Because of such, contraception tends to be the most widely turned to treatment option for this particular type of acne issue. To date, birth control pills, of which there exists three different varieties the FDA has specifically approved for the treatment of acne, has proven to be the most effective treatment option available for breakouts of this nature. So if your doctor suspects that there may be a hormonal component to blame for your acne breakouts, it is highly likely that they will refer you to see your ob-gyn for a prescription of this kind.
Birth control aside, spironolactone is also one of the preferred treatment options to manage jawline acne breakouts. Normally, doctors would prescribe this in an effort to treat high blood pressure, but have found that it also blocks androgens, which are male hormones that can contribute to the development of acne related breakouts along the chin and jawline area of the face.
Despite the fact that the drive force behind acne formation in the region of the face being that of a hormonal nature, you should still remain consistent with all of your other acne-prevention and skin care strategies so as to help prevent future breakouts in this, and other, areas. Clean regularly, exfoliate, and always remember to keep your phone, pillowcases and sheets clean!
Prevention: A Vital Part of Your Daily Routine
It doesn’t matter where acne decides to pop up on your face, because with the help of a few basic steps you might just be able to prevent a breakout from happening in the first place.
Consistency and dedication are going to play a big role in your acne-prevention strategy. Stick with your usual skin care regimen. Don’t forget to cleanse regularly, moisturize (even if you have oily skin), and especially do not forget to protect your skin from the sun by using your SPF. Doing so will keep your face happy, healthy, and free of breakouts. Never forget to always make sure you are using the right products for your skin type. If you have oily skin, you should be choosing products that are noncomedogenic so that they don’t clog your pores.
Exfoliate regularly—but go easy. For many of us, exfoliating one to three times a week is sufficient enough to keep our skin clear of those acne causing buildups of dead skin cells, oil, and excess makeup or skin-care products. Generally speaking, dermatologists recommend using gentler chemical exfoliants over scrubs or brushes, but there’s no harm in exploring a few different options to find the one that is best suited to your skin. However, if you notice your skin is feeling dry, irritated, or sensitive, it may be time to reign things in a little. These things are all signs that you just might be over exfoliating, which means it may be time to dial back the number of times you are doing so each week.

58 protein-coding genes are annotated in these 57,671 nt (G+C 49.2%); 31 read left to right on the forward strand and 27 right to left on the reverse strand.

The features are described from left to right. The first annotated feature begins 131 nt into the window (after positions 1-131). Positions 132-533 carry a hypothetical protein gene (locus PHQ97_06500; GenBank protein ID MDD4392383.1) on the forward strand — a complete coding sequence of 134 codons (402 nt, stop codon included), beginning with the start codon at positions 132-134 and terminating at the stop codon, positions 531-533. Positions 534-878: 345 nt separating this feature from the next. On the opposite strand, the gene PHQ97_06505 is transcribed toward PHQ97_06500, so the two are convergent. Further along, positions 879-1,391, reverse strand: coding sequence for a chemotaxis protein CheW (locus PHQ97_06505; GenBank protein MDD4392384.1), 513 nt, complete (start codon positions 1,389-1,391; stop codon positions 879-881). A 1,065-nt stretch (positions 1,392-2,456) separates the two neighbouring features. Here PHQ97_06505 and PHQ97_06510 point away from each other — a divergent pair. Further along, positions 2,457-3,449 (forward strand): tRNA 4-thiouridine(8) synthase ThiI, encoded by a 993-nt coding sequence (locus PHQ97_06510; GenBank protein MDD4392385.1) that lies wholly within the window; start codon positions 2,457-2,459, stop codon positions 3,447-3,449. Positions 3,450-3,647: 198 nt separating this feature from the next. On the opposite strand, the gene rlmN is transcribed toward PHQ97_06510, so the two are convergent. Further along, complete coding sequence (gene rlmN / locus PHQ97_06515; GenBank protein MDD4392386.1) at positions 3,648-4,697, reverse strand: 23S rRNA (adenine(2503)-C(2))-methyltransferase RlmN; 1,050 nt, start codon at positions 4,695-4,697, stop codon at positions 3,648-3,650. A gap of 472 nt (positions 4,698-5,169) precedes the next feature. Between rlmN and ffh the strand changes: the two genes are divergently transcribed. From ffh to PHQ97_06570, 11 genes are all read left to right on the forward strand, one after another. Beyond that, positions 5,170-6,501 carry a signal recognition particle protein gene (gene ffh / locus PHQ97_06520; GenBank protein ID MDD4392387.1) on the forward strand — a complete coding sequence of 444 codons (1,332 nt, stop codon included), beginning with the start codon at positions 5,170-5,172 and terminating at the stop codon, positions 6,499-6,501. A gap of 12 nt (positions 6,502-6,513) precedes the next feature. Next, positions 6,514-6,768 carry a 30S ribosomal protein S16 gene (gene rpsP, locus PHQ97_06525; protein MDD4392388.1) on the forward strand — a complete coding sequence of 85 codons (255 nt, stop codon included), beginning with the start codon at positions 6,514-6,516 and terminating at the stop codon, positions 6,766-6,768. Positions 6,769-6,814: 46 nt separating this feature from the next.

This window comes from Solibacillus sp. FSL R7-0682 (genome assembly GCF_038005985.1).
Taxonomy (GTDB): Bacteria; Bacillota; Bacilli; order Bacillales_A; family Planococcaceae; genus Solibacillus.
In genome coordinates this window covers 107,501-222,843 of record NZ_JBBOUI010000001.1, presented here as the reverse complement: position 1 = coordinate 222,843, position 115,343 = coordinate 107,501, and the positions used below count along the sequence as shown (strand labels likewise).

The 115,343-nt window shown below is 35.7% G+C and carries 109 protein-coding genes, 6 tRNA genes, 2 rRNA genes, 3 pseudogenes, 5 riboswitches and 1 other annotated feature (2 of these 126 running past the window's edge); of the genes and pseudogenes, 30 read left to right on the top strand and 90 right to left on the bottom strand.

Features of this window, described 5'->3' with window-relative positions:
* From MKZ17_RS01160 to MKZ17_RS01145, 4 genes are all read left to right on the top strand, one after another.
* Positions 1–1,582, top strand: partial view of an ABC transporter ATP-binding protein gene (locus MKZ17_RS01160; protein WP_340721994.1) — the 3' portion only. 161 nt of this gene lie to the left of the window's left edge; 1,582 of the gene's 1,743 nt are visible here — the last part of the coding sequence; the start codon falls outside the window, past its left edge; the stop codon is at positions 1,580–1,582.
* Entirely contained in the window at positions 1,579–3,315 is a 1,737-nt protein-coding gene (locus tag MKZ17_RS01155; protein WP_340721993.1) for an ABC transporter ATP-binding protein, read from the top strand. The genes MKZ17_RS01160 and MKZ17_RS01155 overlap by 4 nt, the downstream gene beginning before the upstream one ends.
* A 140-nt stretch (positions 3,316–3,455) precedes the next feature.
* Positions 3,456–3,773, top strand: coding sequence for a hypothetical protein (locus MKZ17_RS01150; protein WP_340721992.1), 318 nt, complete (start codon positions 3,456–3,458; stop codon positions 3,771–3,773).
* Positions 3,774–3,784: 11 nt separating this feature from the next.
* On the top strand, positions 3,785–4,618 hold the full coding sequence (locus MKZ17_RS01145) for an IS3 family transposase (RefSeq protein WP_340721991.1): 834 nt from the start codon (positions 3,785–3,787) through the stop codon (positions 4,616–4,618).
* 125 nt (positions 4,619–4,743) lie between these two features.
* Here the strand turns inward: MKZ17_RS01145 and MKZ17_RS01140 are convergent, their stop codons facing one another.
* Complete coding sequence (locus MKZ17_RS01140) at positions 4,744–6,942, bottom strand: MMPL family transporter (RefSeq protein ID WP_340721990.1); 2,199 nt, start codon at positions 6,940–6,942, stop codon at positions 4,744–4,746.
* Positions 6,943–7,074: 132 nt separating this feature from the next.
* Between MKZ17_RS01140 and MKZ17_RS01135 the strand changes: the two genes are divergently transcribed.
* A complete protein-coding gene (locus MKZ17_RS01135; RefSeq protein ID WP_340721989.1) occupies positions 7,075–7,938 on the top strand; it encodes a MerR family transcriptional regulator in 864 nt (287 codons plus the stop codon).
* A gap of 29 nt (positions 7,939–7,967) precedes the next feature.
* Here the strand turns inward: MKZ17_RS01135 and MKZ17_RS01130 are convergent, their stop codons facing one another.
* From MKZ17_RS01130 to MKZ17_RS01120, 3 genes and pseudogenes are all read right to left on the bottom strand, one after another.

It is also possible that you are using products that are too harsh for your skin. I would, again, start with cutting down on the number of times you exfoliate each week, and if you still notice that you are experiencing issues with your skin after doing so, then I would start looking into alternatives to replace your current product and see if there is any change after you make the switch.
Try over-the-counter medications. While cleansing and exfoliating will help you tackle mild to moderate acne that’s caused by your pores becoming clogged with dirt, skin cells, and other gunk, to fight bacteria-driven acne or more severe cases, you’ll need to step things up a little. In this case, you might consider trying benzoyl peroxide (my personal “go-to” product of choice since I was just a kid in high school), which actually kills the bacteria, or an over-the-counter retinoid like retinol or Differin (adapalene), which will speed up the cell turnover process.
Don’t feel like you need to struggle on your own with this. If you have been using these strategies for about eight to 12 weeks, and still haven’t seen any improvement in your skin, then it might be time to consider calling a dermatologist and having them evaluate your skin to help determine what the real issue is, as well as the best course of action to take to remedy it. Going to see a board-certified dermatologist can help figure out the exact cause of your acne, and they may recommend that you try a prescription retinoid, birth control (for acne being caused by hormonal changes or fluctuations), spironolactone, or an in-office treatment. Common as it may be, trying to manage stubborn acne can be an intensely trying experience, and there is no reason why you need to try and take it on all on your own.